Melinda Sordino begins her first day at Merryweather High School in Syracuse, New York apprehensive and skeptical, and pessimistic. On the bus, she attempts to avoid the other students, who immediately begin to alienate and bully her. She notes that the same peers who are tormenting her used to be her friends in middle school; by the time the bus is full, she is the only student sitting alone.
Melinda fears the idea of growing up, as well as the rejection of her peers. For her, something as ordinary as a school bus is torturous, filled with former friends and acquaintances who now go out of their way to reject her. The source of this change in her life is at this point unclear to the reader, which suggests the way that it is also unknown to her peers and repressed by Melinda.
As she enters school, Melinda comments that the school has changed the mascot from Trojans to Blue Devils because “Trojans” is too reminiscent of condoms. She then names the various cliques in the ninth grade as the students file in for an assembly, such as “Jocks, Country Clubbers, Idiot Savants, [and] Cheerleaders.” She adds, however, that she is an outcast with no one to sit with. She relates how she spent the last month of the summer watching cartoons by herself, rather than hanging out with her friends or even answering the phone. Without trendy clothes, an “in” hairdo, or any friends to speak of, she is entirely alone.
Laurie Halse Anderson immediately establishes Melinda’s loneliness, but also her perceptiveness. The fact that she is an outcast makes her unhappy, but also allows her to see the truths about high school life that her peers miss. The subplot of the school mascot, meanwhile, strikes a humorous note in an otherwise unhappy section. It also reveals that, beneath her depression and apathy, Melinda is witty and perceptive.
Melinda sees her old friends, with whom she used to be in a clique called the Plain Janes: Nicole the jock; Ivy the artist; and Rachel, Melinda’s former best friend (the fifth member of their group, Jessica, has moved to Nevada). Over the summer, the group split up, and all the girls except for Melinda have joined new cliques. Behind her, she hears Rachel laughing at her. Melinda recalls how Rachel taught her how to swim, “understood” Melinda’s difficult relationship with her parents, and didn’t make fun of Melinda’s childish bedroom. She wishes she could “tell” Rachel “what really happened," but does not. As their eyes meet, Rachel mouths, “I hate you.””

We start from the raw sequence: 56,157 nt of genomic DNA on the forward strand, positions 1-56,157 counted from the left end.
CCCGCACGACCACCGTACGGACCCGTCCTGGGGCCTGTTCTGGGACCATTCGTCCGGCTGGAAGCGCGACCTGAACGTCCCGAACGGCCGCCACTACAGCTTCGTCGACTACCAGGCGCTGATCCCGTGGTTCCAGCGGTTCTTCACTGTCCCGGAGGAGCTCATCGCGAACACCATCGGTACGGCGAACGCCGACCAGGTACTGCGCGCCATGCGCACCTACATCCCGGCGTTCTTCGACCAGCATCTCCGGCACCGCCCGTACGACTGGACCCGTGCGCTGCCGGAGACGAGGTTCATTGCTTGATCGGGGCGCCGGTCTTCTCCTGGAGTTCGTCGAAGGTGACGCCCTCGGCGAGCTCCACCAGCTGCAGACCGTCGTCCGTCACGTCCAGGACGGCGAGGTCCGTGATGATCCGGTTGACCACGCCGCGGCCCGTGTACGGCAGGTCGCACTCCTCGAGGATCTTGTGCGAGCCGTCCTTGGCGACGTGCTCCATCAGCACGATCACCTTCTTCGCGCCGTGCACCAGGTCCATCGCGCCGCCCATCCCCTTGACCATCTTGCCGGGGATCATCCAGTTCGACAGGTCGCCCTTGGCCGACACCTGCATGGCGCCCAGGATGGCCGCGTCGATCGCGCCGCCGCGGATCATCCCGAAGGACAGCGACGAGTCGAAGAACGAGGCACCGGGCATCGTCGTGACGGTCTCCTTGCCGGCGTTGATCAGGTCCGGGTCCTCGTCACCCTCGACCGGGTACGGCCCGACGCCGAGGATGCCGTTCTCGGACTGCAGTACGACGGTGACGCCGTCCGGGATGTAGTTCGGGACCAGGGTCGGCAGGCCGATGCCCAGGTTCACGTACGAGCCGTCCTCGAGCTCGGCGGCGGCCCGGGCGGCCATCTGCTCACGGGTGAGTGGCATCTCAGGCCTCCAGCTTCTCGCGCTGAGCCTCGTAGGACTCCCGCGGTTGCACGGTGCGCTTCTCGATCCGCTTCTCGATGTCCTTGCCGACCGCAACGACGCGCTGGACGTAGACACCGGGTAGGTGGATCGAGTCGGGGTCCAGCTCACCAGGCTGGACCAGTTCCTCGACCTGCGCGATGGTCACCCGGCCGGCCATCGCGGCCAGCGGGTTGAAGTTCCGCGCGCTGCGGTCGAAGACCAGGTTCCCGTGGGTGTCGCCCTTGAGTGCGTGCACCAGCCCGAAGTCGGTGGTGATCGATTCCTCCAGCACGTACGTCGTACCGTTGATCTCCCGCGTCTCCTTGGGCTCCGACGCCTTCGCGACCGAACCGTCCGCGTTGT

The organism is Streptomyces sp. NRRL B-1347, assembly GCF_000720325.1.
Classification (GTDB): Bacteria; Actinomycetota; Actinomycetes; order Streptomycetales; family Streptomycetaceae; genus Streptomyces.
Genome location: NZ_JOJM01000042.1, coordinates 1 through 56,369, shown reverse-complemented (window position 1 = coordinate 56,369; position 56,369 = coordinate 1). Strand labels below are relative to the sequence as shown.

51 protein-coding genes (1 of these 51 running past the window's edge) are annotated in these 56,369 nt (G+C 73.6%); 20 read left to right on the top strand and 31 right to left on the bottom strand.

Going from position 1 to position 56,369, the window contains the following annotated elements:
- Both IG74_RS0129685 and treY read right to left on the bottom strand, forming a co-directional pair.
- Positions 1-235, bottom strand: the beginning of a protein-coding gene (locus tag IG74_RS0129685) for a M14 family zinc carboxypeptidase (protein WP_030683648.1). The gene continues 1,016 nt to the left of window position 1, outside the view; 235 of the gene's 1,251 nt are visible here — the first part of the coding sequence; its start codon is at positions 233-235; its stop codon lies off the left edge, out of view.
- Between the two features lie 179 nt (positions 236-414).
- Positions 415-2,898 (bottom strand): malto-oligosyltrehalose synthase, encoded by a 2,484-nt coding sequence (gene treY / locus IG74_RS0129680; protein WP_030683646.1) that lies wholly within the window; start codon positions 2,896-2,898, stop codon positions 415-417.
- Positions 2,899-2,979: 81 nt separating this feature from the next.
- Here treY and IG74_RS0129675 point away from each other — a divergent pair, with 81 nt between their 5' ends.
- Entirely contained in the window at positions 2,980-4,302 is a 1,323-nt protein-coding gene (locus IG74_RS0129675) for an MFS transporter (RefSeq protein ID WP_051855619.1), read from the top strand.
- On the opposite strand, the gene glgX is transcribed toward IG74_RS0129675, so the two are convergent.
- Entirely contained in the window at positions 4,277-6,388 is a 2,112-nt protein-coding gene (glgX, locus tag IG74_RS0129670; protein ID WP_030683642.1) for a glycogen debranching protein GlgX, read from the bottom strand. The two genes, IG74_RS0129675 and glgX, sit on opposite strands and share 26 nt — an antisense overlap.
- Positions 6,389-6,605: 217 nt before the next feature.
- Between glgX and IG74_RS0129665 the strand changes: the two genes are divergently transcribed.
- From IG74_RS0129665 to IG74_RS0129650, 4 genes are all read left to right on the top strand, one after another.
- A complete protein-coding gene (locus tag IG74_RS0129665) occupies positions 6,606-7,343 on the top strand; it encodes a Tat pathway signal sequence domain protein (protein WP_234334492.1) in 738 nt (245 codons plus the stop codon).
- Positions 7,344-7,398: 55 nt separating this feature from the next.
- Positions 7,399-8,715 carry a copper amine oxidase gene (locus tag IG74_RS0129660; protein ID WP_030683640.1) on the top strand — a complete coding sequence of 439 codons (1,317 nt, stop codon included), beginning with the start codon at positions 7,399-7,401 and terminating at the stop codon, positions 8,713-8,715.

Melinda’s unhappiness goes beyond the usual high school angst; her friends have rejected and abandoned her. For Melinda, the move to high school—a classic symbol of growing up—has brought about only pain and isolation. At the same time, however, she hates her bedroom for being too immature. Caught between adulthood and childhood, Melinda feels that she has no place in life.
At a school assembly, after hesitating too long as she looks for somewhere to sit, Melinda is reprimanded by Mr. Neck, her future social studies teacher. Another isolated student, who introduces herself as “Heather from Ohio” (but whom Melinda describes as a “wounded zebra”), asks to sit with her. Melinda doesn’t answer.
Although Melinda is lonely, she shies away from the idea of friendship or connection. When Heather acts friendly to Melinda, she immediately reacts with suspicion.
As the assembly goes on, Melinda catalogues the top ten lies that teachers tell high school students, such as “We are here to help you,” “Guidance counselors are always available to listen,” and “These will be the years you look back on fondly.” When it ends, she cannot find her first class (biology), and ends up getting a demerit. She wryly comments that there are “699 days and 7 class periods” left until she graduates from highschool.
Melinda is incredibly cynical, but also smart and funny. She hides her intelligence, however, beneath her silence and defensiveness. She feels that the authority figures at her school are hypocritical, promising to help when they are in fact clueless about what really goes on in a high schooler’s life.